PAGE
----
The 100 game mark came and went last week, and so far this baseball season has been anything but ordinary. Although there are some teams and players that have performed as expected, many pre-season predictions proved to be way off base. As the season reaches the home-stretch, here's a look at some of the most surprising storylines of this year.
Pittsburgh Pirates in contention
Without question, the stellar play of the Pittsburgh Pirates is the biggest surprise of the 2012 season. Coming into the year, the Pirates had achieved one of the all-time most dubious honors in sports: they had suffered through 19 consecutive losing seasons dating back to 1993, but all that has changed.
Led by the exciting play of center fielder Andrew McCutchen (the presumptive National League MVP), the Bucs have risen to become among the best teams in the league and are challenging the Cincinnati Reds for the NL Central crown with less than 60 games to go. Whether they make the playoffs or not, it's clear the era of futility is behind these Pirates.
Young talent abounds
The Los Angeles Angels of Anaheim made waves this offseason by signing free agent Albert Pujols, but it is someone else who has made the biggest splash. Rookie outfielder Mike Trout, just 21-years-old, is expected to not only be the American League Rookie of the Year but also the MVP. As of August 6, he was hitting .346, with 19 home runs and 58 RBI, and with his stellar defense it is hard to argue.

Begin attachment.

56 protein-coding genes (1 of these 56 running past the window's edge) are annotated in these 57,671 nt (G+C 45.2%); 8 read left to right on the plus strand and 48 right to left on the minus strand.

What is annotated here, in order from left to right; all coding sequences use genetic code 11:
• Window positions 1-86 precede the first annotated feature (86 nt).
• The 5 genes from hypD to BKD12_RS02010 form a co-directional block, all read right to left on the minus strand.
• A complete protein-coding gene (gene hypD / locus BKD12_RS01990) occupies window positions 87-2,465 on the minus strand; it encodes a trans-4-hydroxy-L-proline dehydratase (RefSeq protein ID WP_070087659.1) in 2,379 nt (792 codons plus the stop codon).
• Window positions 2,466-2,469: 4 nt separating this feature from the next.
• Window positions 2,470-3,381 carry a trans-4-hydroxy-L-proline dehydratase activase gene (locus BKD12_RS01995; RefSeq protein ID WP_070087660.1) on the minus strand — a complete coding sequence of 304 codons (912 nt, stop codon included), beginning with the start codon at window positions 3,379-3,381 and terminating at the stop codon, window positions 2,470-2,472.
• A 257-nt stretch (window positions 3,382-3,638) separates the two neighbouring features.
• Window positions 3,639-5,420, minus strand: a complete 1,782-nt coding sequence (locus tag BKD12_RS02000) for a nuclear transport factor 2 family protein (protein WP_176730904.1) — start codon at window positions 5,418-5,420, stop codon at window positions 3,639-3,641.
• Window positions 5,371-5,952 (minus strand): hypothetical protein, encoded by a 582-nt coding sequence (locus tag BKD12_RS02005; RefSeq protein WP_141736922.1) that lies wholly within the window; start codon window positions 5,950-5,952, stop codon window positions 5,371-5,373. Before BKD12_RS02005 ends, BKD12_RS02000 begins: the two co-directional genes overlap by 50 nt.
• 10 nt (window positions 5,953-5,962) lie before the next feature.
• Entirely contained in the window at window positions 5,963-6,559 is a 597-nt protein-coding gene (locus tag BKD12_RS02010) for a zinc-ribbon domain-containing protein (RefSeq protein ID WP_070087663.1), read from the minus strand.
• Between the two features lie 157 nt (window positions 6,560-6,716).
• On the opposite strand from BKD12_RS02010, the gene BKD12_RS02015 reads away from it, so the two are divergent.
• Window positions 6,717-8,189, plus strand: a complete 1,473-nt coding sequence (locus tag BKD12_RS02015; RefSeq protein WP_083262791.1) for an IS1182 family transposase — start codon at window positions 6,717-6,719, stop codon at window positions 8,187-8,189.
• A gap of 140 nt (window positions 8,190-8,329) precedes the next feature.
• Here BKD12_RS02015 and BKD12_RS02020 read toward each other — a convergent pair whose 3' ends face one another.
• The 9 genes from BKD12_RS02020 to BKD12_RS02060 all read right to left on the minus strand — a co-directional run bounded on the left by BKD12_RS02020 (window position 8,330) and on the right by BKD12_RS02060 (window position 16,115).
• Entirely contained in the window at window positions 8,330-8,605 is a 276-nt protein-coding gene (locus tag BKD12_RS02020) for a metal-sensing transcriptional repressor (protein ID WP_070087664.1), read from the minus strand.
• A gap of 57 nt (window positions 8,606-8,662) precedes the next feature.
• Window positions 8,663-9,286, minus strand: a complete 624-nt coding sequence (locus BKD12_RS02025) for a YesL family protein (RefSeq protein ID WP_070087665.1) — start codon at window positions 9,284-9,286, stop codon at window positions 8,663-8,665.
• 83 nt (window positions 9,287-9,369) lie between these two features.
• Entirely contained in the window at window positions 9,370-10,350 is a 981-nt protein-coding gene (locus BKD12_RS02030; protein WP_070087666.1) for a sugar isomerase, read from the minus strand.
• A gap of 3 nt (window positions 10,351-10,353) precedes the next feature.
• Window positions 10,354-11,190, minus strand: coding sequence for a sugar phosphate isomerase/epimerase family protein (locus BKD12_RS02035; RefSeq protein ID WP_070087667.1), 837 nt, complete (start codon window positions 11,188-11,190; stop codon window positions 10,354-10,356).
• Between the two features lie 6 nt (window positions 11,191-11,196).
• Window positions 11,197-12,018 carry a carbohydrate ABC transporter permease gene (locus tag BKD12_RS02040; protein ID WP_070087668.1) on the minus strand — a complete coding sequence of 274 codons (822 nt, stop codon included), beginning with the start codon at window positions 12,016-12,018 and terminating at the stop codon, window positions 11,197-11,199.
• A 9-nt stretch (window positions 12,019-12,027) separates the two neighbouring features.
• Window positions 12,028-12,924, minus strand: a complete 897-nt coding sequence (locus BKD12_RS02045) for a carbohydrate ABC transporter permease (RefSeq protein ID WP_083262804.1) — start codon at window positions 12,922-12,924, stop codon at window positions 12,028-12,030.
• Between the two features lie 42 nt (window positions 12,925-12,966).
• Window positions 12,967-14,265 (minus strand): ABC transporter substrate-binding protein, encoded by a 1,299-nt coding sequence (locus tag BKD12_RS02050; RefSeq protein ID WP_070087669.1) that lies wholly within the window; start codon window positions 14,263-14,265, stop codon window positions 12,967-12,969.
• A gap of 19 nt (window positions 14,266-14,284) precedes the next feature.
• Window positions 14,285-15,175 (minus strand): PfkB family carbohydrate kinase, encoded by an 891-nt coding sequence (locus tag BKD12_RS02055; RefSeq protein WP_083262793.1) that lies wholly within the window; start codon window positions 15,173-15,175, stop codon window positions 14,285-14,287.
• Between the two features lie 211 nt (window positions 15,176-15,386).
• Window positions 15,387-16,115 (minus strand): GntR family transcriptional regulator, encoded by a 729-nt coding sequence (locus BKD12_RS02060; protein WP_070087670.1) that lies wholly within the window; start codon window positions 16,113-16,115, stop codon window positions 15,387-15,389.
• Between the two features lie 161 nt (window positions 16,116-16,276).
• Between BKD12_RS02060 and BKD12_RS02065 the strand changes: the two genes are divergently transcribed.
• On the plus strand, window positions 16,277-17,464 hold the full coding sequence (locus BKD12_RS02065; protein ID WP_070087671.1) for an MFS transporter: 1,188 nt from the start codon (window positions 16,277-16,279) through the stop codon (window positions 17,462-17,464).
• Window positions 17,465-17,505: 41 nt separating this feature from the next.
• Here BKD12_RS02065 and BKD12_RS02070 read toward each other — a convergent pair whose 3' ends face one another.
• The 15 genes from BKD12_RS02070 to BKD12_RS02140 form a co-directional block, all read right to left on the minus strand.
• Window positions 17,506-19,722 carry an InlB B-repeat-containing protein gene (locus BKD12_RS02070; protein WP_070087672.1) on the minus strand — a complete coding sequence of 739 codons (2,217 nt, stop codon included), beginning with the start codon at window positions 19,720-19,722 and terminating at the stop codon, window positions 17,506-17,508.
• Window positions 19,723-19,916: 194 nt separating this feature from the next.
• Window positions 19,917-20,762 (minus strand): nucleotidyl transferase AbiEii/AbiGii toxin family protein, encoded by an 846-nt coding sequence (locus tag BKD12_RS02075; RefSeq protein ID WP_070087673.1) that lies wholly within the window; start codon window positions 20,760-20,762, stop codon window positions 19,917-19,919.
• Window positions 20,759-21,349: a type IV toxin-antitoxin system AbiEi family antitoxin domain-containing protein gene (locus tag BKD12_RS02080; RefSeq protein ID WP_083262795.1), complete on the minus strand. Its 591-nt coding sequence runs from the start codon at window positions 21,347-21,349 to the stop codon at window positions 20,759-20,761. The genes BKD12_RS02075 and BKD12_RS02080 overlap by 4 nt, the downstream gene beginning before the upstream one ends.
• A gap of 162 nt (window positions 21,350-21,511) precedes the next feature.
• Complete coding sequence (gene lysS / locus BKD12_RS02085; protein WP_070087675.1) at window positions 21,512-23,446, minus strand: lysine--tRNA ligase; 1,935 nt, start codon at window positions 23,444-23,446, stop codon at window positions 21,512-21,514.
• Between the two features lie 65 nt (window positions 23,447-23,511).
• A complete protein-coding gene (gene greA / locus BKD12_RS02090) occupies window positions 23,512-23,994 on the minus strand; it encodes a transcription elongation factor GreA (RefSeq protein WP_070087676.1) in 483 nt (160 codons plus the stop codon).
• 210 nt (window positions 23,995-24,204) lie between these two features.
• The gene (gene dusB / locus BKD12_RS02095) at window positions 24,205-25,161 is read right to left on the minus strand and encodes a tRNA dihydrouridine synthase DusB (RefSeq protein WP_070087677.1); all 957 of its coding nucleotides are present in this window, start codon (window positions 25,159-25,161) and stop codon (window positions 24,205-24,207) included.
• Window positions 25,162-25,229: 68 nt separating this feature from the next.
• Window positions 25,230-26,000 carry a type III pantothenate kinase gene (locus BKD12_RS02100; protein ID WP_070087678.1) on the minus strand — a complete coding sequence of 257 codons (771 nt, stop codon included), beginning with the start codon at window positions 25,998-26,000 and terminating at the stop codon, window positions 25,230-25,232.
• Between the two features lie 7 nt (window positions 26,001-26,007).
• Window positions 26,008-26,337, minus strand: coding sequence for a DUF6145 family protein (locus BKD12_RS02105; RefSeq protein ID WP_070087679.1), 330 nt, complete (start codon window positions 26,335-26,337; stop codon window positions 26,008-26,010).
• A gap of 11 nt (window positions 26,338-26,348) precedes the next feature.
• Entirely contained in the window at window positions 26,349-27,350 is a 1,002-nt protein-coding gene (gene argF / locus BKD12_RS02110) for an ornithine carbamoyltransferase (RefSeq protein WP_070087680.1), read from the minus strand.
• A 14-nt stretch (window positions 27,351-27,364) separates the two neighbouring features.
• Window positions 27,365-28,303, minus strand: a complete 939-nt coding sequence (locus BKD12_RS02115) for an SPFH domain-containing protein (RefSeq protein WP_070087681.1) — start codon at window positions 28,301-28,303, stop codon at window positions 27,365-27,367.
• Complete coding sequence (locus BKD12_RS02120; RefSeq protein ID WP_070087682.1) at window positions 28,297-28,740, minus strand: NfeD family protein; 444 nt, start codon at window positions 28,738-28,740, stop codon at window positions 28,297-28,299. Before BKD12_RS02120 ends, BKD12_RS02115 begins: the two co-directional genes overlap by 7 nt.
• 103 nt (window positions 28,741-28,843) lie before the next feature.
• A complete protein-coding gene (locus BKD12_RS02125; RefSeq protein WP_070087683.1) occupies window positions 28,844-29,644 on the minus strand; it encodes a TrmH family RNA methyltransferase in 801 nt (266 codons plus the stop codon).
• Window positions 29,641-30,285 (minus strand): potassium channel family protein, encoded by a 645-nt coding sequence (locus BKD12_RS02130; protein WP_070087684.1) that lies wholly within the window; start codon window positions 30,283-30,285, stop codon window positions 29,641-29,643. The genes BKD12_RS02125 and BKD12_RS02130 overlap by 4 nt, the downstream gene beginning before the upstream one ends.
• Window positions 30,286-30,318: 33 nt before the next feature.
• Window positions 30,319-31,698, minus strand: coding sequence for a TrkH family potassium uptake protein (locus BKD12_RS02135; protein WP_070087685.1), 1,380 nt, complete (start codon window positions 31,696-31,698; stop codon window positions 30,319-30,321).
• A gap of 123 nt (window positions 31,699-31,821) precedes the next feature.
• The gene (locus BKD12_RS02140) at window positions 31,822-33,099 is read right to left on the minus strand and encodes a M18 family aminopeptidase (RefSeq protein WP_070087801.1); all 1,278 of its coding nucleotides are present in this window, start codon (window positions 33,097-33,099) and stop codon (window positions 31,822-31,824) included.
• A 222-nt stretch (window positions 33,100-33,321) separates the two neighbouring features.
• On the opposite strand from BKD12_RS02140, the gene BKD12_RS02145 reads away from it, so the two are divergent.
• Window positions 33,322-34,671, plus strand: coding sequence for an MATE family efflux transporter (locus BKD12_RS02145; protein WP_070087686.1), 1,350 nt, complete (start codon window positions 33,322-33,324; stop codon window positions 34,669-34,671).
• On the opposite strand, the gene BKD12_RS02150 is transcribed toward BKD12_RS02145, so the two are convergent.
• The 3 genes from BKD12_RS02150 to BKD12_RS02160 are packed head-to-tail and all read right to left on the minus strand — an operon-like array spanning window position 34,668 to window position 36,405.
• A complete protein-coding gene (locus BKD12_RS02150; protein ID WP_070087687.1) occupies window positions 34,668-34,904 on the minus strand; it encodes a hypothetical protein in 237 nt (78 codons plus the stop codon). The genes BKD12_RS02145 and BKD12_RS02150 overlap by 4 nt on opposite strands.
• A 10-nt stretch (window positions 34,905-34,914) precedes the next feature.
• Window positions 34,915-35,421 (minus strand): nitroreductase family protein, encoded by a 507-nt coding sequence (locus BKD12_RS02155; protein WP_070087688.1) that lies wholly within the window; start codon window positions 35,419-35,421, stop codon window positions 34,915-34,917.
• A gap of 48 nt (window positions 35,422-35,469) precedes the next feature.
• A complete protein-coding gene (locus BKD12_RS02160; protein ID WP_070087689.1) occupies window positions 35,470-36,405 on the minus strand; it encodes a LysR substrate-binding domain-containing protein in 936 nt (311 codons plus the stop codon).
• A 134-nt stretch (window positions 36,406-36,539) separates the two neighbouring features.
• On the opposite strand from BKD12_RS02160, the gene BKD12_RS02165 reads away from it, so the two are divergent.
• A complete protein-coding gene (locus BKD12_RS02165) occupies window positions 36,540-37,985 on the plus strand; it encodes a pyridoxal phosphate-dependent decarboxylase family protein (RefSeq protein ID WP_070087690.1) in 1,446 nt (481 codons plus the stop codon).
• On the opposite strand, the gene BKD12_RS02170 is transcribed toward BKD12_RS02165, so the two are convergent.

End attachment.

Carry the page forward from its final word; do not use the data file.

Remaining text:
Trout is not the only youngster bringing his team into playoff contention. Over in the NL, Washington Nationals wunderkind Bryce Harper has been turning heads since he first burst into the league. Just 19, what Harper has brought to the Nationals is undeniable and the former bottom dwellers of the NL East have staked a commanding lead.
Good teams gone bad
At the beginning of the season, most fans assumed both the Boston Red Sox and Philadelphia Phillies would be in the playoff hunt. Though both were not World Series favorites, they had enough talent to be in the conversation. However, after the 100 game mark, both these teams are nowhere near playoff contention.
Both teams have been plagued by injuries, with Chase Utley, Ryan Howard and Roy Halladay all missing time for the Phillies while David Ortiz, Dustin Pedroia and Carl Crawford sitting out for the Sox. As a result, the Phils are well below .500 and in last place while the Sox have been hovering around .500 and are well behind rival New York Yankees. Washington Nationals.